Among the many treasures that video-sharing platforms like YouTube often yield is this absolutely magnificent 24-minute video of a Doordarshan telecast, featuring the legendary Begum Akhtar singing the verses of literary giant Kaifi Azmi. Kaifi sahib is not only present at the mehfil but is, in fact, part of the performance, occasionally reciting a couplet from one of his ghazals, which Begum Akhtar later renders in song. The performance is in the form of a studio concert before an invited audience, in an intimate chamber setting.
Begum Akhtar’s charm and charisma is matched in equal measure by Kaifi sahib’s rich baritone, stylishly lazy drawl, Byronic good looks, and powerful recitation. Masterfully anchored by a knowledgeable presenter whose command over Urdu and the poet’s work is evident, the video offers many lessons to those who look at music and the arts as beyond mere entertainment.
We live in an age where collaborations between artistes are fashionable and often touted as being the true test of so-called originality and experimentation. But the fine art of ghazal singing was, in a sense, a collaborative genre that brought together poetry and music. And yet, not every ghazal written and published in a sha’air’s diwan found its way into the repertoire of a singer. Ghazal singers habitually read and internalized the verses of great masters, both past and present, usually committing them to memory. And it was this culture and habit of reading that they would draw upon for their repertoire. Often, a ghazal would be immortalized in the singing of it, particularly in the voice of a singer as accomplished and unique as Begum Akhtar herself. All of this and more is apparent in this video.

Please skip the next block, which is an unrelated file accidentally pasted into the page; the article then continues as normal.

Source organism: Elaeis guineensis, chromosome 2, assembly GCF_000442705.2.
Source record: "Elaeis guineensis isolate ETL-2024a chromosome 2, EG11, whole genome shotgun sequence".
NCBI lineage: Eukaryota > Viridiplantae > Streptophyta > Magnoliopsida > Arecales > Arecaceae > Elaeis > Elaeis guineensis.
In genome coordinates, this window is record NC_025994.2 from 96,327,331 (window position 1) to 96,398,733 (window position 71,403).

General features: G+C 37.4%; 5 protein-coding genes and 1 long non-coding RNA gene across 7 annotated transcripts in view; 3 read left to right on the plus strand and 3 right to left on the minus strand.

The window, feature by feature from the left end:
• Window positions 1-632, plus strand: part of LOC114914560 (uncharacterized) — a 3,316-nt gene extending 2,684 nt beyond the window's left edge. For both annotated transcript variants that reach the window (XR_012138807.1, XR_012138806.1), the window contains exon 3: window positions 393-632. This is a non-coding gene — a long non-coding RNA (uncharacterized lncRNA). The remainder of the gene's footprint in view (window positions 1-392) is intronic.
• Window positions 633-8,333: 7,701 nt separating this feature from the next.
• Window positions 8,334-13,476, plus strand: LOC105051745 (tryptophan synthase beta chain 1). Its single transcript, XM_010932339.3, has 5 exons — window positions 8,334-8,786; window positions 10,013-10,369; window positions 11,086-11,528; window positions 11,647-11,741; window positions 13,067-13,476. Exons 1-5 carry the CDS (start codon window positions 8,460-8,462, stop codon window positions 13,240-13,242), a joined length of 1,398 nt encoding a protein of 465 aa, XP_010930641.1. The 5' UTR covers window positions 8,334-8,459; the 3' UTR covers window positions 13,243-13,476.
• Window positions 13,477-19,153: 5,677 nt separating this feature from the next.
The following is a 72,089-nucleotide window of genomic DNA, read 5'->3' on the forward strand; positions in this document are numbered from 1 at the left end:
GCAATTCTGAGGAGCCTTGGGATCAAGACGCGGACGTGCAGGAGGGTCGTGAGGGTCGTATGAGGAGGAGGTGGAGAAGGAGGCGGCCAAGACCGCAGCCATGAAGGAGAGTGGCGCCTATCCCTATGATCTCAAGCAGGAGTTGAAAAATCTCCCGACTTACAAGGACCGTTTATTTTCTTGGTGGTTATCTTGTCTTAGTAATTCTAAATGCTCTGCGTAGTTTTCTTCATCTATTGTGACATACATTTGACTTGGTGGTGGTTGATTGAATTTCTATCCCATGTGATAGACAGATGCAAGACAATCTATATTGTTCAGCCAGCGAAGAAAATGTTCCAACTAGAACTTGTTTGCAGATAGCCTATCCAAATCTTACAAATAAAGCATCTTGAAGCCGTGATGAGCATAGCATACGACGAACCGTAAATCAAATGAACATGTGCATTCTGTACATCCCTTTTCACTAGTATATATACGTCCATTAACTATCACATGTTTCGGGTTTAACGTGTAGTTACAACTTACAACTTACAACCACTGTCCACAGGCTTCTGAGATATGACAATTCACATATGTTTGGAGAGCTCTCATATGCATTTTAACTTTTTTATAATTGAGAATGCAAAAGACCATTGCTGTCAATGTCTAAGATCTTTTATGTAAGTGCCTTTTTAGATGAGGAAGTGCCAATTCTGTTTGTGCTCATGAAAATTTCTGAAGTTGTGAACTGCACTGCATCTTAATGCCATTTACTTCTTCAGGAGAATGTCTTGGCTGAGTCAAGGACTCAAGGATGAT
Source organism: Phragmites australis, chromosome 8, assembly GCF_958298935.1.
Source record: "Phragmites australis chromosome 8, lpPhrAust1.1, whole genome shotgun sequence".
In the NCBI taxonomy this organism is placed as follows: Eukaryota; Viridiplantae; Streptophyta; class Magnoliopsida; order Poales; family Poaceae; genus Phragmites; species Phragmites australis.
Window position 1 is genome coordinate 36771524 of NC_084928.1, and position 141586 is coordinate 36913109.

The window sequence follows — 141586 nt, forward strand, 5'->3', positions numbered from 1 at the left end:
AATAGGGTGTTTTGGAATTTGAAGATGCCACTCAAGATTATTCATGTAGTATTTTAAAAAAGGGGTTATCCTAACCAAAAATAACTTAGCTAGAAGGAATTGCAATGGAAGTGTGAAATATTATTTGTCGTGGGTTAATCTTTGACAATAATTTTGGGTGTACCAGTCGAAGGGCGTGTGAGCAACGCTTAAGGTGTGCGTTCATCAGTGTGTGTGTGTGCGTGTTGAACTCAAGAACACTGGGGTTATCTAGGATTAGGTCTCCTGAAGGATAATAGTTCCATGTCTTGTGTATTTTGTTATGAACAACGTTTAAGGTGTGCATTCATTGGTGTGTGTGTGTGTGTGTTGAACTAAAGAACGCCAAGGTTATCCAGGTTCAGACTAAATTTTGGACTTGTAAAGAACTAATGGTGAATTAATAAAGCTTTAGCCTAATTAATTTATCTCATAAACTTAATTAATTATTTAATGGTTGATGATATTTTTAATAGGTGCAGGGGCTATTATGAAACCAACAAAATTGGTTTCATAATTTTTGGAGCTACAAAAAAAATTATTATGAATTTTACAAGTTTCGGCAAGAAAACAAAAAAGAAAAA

Charismatic: Begum Akhtar immortalized ghazals with her rendering. Photo: Courtesy ‘Ae Mohabbat’
There is a wonderful vibe that Begum Akhtar and Kaifi sahib share in this performance. They not only exchange compliments in flowery Urdu, but are also deeply respectful of each other’s mastery over their chosen idioms. There is wit, humour, repartee, great artistry, and an entire ethos that this television programme is able to capture over the performance of two ghazals:
Main dhoondtaa hoon jise vo jahaan naheen miltaa.
Nai zameen naya aasmaan naheen miltaa
Sunaa karo merii jaan in se un se afsaane,
Sab ajnabi hain yahaan kaun kis ko pehchaane
Perhaps it is this ethos that we need to rediscover, appreciate and cherish if we wish to keep alive the grand but fast disappearing art of ghazal singing. Some days ago when the grand master of ghazal, Mehdi Hassan, died, news channels scrambled around for reactions and bites, interspersing tributes with footage of the by then dreadfully sick and infirm artiste on a hospital bed.
One should, of course, be grateful for small mercies, because his demise could well have remained unnoticed and unreported by the media. But by far a more fitting tribute would be if the ghazal is given its due importance by the Indian music industry. Because the ghazal, its poets and singers wait in the wings, ready to win the hearts of listeners, as in the past.
Write to Shubha at firstname.lastname@example.org